The Government is to set out plans to give Holyrood temporary powers for a legally binding referendum on Scottish independence as the row over the poll intensified.
Scottish Secretary Michael Moore will tell MPs the Coalition wants the vote to be held "sooner, rather than later" but he will not set a previously expected deadline of 18 months on the vote, Government sources have confirmed.
It follows warnings by David Cameron that uncertainty about Scotland's future in the United Kingdom is having a damaging effect on its economy.
Chancellor George Osborne briefed the Cabinet on Monday morning on the feedback he and the Prime Minister have received in private talks with major companies who said the prospect of a referendum on Scottish independence was having an impact on their decisions and may be deterring inward investment.
Mr Cameron insists the Government's plan would allow a "fair, legal and decisive" resolution to the uncertainty. But his intervention was greeted with anger by the Scottish National Party administration in Edinburgh, which accused London of trying to interfere in a matter which should be settled north of the border.
SNP leader Alex Salmond is understood to favour a referendum in 2014 - possibly on the 700th anniversary of the battle of Bannockburn - and wants to retain control over the wording of the question on the ballot paper. He has not ruled out including a third "devo-max" option, which would see Scotland stay in the UK but gain more power over its own affairs.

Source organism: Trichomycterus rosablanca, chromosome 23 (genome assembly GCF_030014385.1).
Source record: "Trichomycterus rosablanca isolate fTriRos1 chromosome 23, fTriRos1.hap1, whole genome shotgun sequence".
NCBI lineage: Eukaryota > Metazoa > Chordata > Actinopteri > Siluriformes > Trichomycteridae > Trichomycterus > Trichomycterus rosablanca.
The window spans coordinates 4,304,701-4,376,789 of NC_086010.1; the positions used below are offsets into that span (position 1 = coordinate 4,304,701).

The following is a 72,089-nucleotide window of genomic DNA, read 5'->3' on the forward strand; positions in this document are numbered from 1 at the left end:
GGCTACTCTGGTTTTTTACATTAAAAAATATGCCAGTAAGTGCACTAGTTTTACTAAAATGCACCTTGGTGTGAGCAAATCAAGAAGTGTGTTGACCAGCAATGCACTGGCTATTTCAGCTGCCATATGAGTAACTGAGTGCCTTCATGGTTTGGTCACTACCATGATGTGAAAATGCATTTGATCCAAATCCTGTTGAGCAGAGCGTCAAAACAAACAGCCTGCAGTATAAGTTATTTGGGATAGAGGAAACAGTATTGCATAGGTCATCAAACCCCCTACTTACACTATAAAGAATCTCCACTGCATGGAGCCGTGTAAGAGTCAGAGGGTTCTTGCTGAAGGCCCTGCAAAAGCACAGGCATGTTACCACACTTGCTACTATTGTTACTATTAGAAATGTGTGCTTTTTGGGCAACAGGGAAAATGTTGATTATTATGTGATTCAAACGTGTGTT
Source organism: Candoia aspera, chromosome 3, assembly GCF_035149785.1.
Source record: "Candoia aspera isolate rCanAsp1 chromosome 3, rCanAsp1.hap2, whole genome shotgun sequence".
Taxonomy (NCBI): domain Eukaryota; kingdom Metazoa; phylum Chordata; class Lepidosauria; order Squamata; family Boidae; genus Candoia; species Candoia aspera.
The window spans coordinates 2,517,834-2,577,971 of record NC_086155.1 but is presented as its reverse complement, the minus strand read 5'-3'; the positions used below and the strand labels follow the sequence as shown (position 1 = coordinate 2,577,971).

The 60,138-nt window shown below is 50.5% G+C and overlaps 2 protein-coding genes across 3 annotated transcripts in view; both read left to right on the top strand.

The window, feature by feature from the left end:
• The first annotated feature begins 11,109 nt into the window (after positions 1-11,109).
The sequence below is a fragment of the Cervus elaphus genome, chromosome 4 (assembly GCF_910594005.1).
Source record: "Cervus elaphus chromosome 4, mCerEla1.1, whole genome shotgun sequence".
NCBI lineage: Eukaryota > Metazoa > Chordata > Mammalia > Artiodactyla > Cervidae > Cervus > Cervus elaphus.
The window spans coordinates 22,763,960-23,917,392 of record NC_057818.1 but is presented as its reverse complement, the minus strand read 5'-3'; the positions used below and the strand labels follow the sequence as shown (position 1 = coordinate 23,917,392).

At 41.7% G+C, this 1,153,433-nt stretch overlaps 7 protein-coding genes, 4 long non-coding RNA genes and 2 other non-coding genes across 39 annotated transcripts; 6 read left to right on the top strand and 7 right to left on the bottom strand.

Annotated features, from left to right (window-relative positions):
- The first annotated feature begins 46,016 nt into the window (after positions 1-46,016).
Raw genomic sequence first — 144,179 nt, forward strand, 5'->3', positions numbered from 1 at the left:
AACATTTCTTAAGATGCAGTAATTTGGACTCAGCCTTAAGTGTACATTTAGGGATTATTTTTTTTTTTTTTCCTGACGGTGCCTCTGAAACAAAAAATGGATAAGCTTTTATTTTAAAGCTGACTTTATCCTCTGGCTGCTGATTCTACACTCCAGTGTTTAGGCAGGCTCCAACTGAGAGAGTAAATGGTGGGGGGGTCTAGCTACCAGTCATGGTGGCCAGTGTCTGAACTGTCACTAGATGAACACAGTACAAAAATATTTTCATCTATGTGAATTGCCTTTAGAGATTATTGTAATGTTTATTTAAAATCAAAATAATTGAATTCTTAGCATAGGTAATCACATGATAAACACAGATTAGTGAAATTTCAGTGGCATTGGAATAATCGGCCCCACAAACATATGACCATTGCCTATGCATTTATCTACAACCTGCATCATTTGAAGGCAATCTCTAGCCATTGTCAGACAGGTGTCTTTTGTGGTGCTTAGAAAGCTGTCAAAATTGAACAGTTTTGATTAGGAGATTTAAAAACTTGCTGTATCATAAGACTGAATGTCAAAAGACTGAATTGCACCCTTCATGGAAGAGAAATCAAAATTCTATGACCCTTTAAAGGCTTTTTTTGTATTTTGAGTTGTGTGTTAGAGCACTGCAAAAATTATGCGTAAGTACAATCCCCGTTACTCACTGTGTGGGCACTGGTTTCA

Mr Cameron denied trying to "dictate" the terms of the referendum from Westminster, and insisted it will be for people in Scotland to decide whether they stay in the Union. "I want the United Kingdom to stay together," the PM told Sky News. "It is a fantastically successful partnership. I think Scotland and England are better off in the United Kingdom.
"But we can't stand in the way of a part of the UK if it wants to ask the question 'Are we better off outside it?' We can't stand in the way of that, but what I think the Scottish people deserve is a fair, clear and decisive question. We have to have legal clarity over who is responsible for this decision. Is it the Westminster Parliament or is it the Scottish Parliament? We will be setting out the legal position and trying to find a way through."
The Scotland Act of 1998, which ushered in devolution, reserved constitutional matters for the Westminster Parliament, and it is thought that a referendum called by Holyrood could be open to legal challenge.
Advice received by ministers on the legal implications of a referendum will be published alongside the Government's proposals in the next few days.